[50]     I had questions for the claimant about his South African driver’s licence. A copy of this licence was provided in the information that was obtained by the Minister from Ontario’s Ministry of Transportation concerning the claimant’s application for an Ontario driver’s licence. A copy of his South African driver’s licence was provided by the claimant when he applied for his Ontario driver’s licence.[30] The claimant testified that this driver’s licence was genuine. He also testified that he was no longer sure where the original of this licence was, since after he obtained his Ontario driver’s licence, that is what the document he was concerned about. In the third and final sitting, I putto the claimant my concern about the I.D. Number that appeared on his South African driver’s licence, pursuant to the information contained in the South African National Documentation Package, the eleventh digit of this number being “0”, signifies that the holder has South African citizenship.[31]

[51]     The claimant responded in his testimony that this was the first time he had heard about this issue, and that he did not know how this could be, since he was someone in South Africa who only had been granted asylum, and did not possess citizenship. He said that the South African licensing office gave him this card after doing a test, and that he had never noticed this issue with the I.D. Number on the licence.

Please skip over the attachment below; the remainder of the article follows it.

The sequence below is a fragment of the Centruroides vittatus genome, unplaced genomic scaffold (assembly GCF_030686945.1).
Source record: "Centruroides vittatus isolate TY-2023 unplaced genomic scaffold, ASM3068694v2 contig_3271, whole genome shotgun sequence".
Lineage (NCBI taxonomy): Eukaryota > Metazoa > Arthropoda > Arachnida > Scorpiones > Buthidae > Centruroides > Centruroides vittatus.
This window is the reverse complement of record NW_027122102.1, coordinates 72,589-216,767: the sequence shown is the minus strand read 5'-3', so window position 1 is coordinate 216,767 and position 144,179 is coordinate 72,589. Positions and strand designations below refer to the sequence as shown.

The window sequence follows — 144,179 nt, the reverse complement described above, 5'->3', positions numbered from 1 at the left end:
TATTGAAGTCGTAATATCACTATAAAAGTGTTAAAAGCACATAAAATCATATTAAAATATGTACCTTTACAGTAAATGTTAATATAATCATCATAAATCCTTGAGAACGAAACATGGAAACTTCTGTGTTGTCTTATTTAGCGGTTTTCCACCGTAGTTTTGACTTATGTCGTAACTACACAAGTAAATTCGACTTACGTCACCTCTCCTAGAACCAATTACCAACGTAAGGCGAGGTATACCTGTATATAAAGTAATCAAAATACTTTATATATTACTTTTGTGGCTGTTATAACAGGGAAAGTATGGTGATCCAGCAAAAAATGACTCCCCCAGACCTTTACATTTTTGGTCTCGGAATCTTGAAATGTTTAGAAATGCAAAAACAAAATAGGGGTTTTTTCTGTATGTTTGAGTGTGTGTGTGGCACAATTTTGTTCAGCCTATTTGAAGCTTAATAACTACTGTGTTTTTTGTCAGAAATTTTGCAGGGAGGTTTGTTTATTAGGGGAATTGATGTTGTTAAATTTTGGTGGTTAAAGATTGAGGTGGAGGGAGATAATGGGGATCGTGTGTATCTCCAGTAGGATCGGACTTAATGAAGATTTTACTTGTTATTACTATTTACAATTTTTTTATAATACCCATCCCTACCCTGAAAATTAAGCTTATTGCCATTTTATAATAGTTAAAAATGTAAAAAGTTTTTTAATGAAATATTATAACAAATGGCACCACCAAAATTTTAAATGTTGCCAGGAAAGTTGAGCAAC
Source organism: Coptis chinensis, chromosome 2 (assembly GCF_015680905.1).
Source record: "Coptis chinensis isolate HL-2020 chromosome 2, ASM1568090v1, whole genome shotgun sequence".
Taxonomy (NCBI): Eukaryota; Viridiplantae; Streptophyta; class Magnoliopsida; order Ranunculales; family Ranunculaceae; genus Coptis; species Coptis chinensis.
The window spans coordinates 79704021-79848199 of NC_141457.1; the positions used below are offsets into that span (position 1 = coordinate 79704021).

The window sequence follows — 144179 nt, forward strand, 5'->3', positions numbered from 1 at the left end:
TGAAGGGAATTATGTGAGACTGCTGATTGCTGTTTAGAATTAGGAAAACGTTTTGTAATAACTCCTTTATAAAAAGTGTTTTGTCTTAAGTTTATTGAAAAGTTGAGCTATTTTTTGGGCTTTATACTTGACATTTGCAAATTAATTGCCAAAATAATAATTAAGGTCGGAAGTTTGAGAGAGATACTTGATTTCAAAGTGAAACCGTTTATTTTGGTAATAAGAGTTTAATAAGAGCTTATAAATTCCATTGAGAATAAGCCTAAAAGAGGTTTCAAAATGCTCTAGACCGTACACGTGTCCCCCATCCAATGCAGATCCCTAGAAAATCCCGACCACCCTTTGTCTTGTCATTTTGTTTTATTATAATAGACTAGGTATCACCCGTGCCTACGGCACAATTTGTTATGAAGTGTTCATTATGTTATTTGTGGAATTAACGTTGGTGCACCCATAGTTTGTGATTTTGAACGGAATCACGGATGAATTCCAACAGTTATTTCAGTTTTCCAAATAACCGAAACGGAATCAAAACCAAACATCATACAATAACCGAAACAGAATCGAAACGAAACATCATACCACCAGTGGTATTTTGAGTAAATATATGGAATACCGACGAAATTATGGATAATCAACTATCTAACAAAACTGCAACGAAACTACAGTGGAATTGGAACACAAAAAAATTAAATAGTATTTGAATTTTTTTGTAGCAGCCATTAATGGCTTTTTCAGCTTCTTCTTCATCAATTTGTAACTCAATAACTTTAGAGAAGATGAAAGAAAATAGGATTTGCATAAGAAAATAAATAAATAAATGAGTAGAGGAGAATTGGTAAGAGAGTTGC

[52]     At the third sitting the claimant provided a copy of his UNHCR Resettlement Registration Form[32] noting his name, date of birth, nationality as a Somali citizen, his parents’ names with his father being noted as deceased, that he is from the [XXX] area of Somalia, is from the Ogaden clan, and also the particulars of his wife (now ex-wife). It notes an “arrival date” to the country of asylum (South Africa) as [XXX] 2010. He explained that he only recently obtained a copy of this document as an acquaintance had gone to Denmark and gotten it for him from his brother’s house. The claimant testified that he had asked her to go there and look for any documents related to him, as he was not even sure what documents he had that remained there. He obtained the copy of this UNHCR document in either late [XXX] or early [XXX] 2019, after the second sitting of his refugee claim. I asked him why he had not had his brother in Denmark send him this document previously and the claimant responded that his brother is not healthy and often not capable of doing these kinds of things, as he spends a lot of his time in hospital having had multiple brain surgeries for a tumour in his brain.